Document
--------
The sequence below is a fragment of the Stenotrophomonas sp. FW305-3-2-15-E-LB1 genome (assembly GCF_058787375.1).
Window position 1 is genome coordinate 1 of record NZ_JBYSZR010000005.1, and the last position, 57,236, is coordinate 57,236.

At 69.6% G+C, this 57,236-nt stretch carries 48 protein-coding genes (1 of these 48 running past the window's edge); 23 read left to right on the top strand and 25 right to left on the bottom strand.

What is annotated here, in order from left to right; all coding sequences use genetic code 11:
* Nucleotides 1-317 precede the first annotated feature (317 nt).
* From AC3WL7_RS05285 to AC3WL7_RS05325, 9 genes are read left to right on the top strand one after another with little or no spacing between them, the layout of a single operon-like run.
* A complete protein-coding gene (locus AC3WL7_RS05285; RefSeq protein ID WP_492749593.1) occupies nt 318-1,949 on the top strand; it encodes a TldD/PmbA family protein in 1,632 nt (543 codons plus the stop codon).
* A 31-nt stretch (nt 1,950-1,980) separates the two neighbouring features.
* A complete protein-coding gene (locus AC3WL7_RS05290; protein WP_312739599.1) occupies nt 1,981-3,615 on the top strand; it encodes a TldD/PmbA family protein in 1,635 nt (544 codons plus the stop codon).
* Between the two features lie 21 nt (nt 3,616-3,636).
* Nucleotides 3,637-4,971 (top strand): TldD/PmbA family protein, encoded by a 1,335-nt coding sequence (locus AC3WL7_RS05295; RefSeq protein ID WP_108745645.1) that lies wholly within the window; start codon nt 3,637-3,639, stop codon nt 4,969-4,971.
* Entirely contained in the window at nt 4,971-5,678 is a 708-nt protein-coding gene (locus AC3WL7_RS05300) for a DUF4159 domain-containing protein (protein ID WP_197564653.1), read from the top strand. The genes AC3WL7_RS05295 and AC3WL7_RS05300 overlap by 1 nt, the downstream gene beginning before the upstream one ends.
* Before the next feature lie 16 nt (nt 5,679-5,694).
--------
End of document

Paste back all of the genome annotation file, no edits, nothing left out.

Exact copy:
The sequence below is a fragment of the Stenotrophomonas sp. FW305-3-2-15-E-LB1 genome (assembly GCF_058787375.1).
Window position 1 is genome coordinate 1 of record NZ_JBYSZR010000005.1, and the last position, 57,236, is coordinate 57,236.

At 69.6% G+C, this 57,236-nt stretch carries 48 protein-coding genes (1 of these 48 running past the window's edge); 23 read left to right on the top strand and 25 right to left on the bottom strand.

What is annotated here, in order from left to right; all coding sequences use genetic code 11:
* Nucleotides 1-317 precede the first annotated feature (317 nt).
* From AC3WL7_RS05285 to AC3WL7_RS05325, 9 genes are read left to right on the top strand one after another with little or no spacing between them, the layout of a single operon-like run.
* A complete protein-coding gene (locus AC3WL7_RS05285; RefSeq protein ID WP_492749593.1) occupies nt 318-1,949 on the top strand; it encodes a TldD/PmbA family protein in 1,632 nt (543 codons plus the stop codon).
* A 31-nt stretch (nt 1,950-1,980) separates the two neighbouring features.
* A complete protein-coding gene (locus AC3WL7_RS05290; protein WP_312739599.1) occupies nt 1,981-3,615 on the top strand; it encodes a TldD/PmbA family protein in 1,635 nt (544 codons plus the stop codon).
* Between the two features lie 21 nt (nt 3,616-3,636).
* Nucleotides 3,637-4,971 (top strand): TldD/PmbA family protein, encoded by a 1,335-nt coding sequence (locus AC3WL7_RS05295; RefSeq protein ID WP_108745645.1) that lies wholly within the window; start codon nt 3,637-3,639, stop codon nt 4,969-4,971.
* Entirely contained in the window at nt 4,971-5,678 is a 708-nt protein-coding gene (locus AC3WL7_RS05300) for a DUF4159 domain-containing protein (protein ID WP_197564653.1), read from the top strand. The genes AC3WL7_RS05295 and AC3WL7_RS05300 overlap by 1 nt, the downstream gene beginning before the upstream one ends.
* Before the next feature lie 16 nt (nt 5,679-5,694).